Klara Fischer, Sebastian Hess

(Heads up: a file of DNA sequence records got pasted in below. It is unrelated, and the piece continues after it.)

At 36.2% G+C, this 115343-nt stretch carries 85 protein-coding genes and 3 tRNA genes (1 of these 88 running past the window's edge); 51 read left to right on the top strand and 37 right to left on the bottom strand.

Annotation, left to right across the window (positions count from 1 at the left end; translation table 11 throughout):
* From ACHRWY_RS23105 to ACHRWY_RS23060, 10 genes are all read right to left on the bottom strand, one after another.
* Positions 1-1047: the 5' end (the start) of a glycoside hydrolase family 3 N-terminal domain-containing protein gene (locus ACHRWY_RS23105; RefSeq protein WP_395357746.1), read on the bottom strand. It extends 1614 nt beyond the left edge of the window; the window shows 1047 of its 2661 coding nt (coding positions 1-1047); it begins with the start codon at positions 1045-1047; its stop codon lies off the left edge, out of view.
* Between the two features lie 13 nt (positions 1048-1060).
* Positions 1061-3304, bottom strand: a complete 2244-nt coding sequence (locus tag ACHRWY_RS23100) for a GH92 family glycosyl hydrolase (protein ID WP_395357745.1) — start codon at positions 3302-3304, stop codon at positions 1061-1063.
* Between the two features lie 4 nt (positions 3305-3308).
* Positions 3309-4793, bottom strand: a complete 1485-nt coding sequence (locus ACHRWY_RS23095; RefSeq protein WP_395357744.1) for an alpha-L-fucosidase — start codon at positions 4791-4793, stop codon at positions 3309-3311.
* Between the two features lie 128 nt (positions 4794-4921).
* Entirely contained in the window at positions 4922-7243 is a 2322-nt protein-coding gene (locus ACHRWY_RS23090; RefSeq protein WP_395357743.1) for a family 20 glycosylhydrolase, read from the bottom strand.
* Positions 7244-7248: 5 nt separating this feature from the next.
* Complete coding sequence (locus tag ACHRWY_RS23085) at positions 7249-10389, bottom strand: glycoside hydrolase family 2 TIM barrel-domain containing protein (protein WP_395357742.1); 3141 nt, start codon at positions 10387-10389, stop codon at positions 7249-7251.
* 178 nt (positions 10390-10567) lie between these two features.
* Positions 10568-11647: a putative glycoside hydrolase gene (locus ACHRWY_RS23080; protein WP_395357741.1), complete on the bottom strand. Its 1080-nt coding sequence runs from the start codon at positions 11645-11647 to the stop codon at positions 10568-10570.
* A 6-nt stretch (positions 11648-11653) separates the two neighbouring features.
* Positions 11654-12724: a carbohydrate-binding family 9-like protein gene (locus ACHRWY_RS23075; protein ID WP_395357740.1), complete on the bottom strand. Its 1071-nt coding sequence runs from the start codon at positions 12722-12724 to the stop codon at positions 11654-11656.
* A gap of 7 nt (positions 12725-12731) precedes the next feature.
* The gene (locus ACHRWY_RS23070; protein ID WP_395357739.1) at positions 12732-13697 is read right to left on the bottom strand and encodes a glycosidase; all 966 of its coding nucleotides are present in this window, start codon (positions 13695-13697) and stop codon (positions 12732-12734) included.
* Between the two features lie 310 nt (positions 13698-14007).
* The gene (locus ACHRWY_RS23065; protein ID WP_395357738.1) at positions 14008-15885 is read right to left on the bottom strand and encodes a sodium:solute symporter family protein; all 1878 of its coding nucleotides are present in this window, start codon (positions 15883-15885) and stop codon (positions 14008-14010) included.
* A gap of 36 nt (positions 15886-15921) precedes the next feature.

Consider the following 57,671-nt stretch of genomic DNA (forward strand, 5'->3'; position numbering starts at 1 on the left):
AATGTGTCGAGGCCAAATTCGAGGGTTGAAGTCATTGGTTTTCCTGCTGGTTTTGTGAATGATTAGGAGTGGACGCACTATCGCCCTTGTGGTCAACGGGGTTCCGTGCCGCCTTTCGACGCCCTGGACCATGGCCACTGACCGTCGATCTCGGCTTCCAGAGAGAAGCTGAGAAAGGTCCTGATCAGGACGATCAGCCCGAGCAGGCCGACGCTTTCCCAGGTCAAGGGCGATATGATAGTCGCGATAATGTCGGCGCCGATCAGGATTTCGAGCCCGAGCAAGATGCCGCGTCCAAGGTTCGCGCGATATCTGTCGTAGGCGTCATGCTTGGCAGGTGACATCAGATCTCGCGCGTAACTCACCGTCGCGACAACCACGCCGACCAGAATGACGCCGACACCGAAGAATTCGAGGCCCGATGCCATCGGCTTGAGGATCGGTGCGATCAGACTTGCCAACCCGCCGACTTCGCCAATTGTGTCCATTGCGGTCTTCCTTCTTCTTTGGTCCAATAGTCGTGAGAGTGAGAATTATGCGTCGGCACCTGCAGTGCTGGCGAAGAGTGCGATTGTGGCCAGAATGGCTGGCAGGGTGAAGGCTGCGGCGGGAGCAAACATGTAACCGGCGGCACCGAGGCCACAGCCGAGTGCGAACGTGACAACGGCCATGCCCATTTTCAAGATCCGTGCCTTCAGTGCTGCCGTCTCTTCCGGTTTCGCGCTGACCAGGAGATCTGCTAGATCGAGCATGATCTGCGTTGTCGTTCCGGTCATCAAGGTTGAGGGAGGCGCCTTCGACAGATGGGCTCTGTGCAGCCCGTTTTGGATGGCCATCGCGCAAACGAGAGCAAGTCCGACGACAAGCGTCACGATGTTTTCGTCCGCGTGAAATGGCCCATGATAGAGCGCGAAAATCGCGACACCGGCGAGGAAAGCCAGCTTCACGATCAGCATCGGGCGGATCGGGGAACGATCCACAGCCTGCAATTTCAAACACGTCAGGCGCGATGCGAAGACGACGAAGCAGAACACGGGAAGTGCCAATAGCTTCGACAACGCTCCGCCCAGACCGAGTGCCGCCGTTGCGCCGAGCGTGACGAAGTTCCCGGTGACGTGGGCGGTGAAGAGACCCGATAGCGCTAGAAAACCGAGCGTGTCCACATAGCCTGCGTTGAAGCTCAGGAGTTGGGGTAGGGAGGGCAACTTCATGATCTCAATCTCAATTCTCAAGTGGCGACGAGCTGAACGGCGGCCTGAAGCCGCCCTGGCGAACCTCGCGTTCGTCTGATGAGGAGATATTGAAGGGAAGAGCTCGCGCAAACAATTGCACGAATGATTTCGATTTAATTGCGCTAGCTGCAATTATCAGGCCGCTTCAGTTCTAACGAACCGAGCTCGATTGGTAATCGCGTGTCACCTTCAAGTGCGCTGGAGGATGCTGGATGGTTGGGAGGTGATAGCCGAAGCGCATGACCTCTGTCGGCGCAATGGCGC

Swedish farmers were surveyed about their perceptions of genetically modified (GM) feed. Livestock in the EU are frequently given feed containing imported genetically modified (GM) crops, with GM fodder often being cheaper for farmers. However, there is also a growing market for ‘GM-free’ animal-based products. While public concerns about GMOs have been studied extensively, less is known about farmers’ views. The limited literature on farmers and GMOs tends to focus on the economic factors influencing their adoption. The present study contributes the perspective of farmers as members of the general public, thus including a broader set of factors known to be relevant for the public perception of GMOs. The results indicated that farmers were worried about: i) unforeseen consequences for the environment, ii) unforeseen consequences for human and animal health, and iii) the dominance of multinational companies. Farmers who could expect their farm businesses to benefit from existing GMOs were more positive, whereas those who were unlikely to experience any benefits or who could expect their farm business to be adversely affected were more negative. Nevertheless, adherence to a broader set of positive or negative values suggests that Swedish farmers’ perspectives on GMOs go further than pure considerations of farm management.